I haven't read Sprawl # 3 (Mona Lisa Overdrive), but after reading Neuromancer and now 'Count Zero', I think I will start referring to the Sprawl trilogy as the Sprawl Dialectic. 'Neuromancer' = Thesis. 'Count Zero' = Antithesis, so I guess I have to wait to see if 'Mona Lisa Overdrive' = Synthesis.
Gibson's warnings about cyberspace, the matrix, electronic hallucinations, corporate excess, etc., in 'Neuromancer' served only to codify/name the culture/future he was warning about. Instead of serving as a warning, Gibson ended up vibrating, slicking, sexing a whole webby nest of proto-cyberbabies into a real cyberpunk counter-culture. 'Count Zero' appears to be him trying again, but using a different tact. He spends less time with the easy, 'fun', matrix-fueled side of the future and instead spends more time examining the people, the fragments and residue of a dystopian future where corporations have become like people and computers and AI have become like gods.
Gibson trademarks, however, are still swarming all over 'Count Zero'. It is hard to read a page without a sentence where Gibson waxes poetic about an article of clothing, a fabric type, a piece of art, or a stylized way of wearing one's hair. But still, 'Count Zero' appears to be Gibson saying, yeah, that 'Neuromancer' book you are all so turned on about is fine, but it was an adolescent idea. Let me tell you the story again, but from another way, so you can understand that it isn't sexy, it isn't beautiful, it isn't glorious. The future is dangerous, manipulative, and has the potential to completely change our relationships with with each other, with art, with our history and even with our future. Let's just slow it down a bit and think.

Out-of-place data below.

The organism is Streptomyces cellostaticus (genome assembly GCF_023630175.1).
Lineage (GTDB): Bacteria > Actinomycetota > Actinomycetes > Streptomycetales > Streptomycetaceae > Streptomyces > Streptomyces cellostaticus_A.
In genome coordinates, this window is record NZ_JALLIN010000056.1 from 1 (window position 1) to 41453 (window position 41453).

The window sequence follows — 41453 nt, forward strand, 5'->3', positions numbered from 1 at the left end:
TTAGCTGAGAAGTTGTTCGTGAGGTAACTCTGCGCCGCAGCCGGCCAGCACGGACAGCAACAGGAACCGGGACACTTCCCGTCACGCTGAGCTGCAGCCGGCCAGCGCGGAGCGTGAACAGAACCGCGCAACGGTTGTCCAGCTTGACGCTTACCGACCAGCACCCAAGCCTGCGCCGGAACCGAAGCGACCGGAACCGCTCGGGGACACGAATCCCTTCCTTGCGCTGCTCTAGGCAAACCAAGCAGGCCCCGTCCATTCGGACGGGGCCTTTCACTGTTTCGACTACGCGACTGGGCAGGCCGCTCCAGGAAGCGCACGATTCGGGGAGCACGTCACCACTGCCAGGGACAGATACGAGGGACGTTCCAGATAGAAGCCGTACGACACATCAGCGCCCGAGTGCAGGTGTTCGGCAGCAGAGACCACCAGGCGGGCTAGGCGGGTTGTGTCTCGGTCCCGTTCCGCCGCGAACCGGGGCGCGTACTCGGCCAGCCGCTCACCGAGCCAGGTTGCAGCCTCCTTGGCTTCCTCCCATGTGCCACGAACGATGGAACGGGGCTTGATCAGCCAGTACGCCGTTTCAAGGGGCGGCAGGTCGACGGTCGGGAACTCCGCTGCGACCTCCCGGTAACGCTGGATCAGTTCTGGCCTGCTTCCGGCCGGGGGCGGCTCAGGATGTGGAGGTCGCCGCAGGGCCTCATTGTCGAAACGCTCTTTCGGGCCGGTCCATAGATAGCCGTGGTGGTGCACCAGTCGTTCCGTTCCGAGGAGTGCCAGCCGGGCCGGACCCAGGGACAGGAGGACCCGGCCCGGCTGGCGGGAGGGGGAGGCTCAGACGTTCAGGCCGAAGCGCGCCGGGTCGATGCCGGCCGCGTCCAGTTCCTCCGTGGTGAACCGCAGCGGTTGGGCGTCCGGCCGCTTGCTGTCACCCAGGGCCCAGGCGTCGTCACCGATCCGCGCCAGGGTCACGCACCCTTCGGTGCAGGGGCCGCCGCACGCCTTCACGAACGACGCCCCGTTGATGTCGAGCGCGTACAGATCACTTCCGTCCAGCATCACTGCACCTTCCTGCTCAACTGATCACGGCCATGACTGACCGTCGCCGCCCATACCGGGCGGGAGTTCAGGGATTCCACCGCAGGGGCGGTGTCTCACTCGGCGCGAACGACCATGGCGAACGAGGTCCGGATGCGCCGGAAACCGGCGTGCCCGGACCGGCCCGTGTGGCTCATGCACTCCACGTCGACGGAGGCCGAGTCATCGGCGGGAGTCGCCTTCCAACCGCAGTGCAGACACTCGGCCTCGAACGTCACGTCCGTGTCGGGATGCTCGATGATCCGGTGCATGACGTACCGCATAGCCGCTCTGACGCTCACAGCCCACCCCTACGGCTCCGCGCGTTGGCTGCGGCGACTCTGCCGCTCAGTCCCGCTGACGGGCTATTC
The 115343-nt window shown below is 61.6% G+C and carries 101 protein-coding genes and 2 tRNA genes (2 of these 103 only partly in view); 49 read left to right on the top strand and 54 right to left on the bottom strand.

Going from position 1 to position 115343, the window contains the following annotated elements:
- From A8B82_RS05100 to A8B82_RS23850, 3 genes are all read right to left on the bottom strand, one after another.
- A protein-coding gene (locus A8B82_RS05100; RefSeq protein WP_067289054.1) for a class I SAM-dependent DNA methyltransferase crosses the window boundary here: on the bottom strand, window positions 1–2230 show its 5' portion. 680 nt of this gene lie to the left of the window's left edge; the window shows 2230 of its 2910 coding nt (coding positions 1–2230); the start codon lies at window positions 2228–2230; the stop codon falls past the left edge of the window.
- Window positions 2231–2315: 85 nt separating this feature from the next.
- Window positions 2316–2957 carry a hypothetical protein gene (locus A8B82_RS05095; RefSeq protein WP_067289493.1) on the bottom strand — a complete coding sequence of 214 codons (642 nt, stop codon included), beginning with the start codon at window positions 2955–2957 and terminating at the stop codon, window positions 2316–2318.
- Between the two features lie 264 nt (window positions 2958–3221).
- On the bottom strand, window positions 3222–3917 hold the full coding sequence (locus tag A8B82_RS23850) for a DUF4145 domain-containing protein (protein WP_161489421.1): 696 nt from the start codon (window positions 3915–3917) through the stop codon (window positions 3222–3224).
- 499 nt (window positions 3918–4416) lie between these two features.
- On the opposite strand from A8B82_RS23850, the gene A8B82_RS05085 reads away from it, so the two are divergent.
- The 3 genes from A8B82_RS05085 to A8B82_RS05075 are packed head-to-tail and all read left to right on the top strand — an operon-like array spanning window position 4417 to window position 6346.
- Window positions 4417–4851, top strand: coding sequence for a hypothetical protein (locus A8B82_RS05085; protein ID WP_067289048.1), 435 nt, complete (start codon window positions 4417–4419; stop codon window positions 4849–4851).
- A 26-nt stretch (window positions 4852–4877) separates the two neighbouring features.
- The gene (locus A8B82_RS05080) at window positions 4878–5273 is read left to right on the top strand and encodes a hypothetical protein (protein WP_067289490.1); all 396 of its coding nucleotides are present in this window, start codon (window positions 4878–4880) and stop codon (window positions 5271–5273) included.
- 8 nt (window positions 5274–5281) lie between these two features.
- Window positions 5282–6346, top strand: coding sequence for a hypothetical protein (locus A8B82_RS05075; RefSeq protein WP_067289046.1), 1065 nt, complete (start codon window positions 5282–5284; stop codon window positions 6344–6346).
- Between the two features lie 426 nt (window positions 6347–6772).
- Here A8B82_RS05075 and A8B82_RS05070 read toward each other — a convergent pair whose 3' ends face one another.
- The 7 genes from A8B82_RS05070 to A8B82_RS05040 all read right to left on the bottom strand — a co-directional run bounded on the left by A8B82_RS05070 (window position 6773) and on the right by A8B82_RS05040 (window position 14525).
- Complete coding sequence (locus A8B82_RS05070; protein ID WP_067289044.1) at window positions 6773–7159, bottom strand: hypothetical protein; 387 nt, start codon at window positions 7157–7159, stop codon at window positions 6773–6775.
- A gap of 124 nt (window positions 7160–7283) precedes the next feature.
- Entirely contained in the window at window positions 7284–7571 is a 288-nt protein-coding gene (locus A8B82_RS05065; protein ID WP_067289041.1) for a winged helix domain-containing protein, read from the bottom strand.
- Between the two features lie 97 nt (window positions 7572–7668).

I'm not sure if he changed the velocity of 'Neuromancer' or changed any minds, and I'm not sure 'Count Zero' was nearly as good a book (Not a 'Godfather, Part II'), but I'm glad he wrote it and it is interesting as a reader to see Gibson gain some real confidence in his art and his message.
I know I should expect the unorganized style of writing from William Gibson. He is a challenge to read anyway, but this was just too all over the place. The concepts and direction were too drawn out. The pace of this book, considering it's intensity and complex word structure, was too slow. I would zone out, getting lost on the extended dialogues.
Not a William Gibson book. I listened to Neuromancer. That wasn't as bad. I actually like it.
It was engaging. It's just too bad the story line and dialogue didn't work.
I don't know, I stopped listening before the first half.
If you are a William Gibson fan, you will like this. But, if you are into futuristic sci-fi, this will even lose you.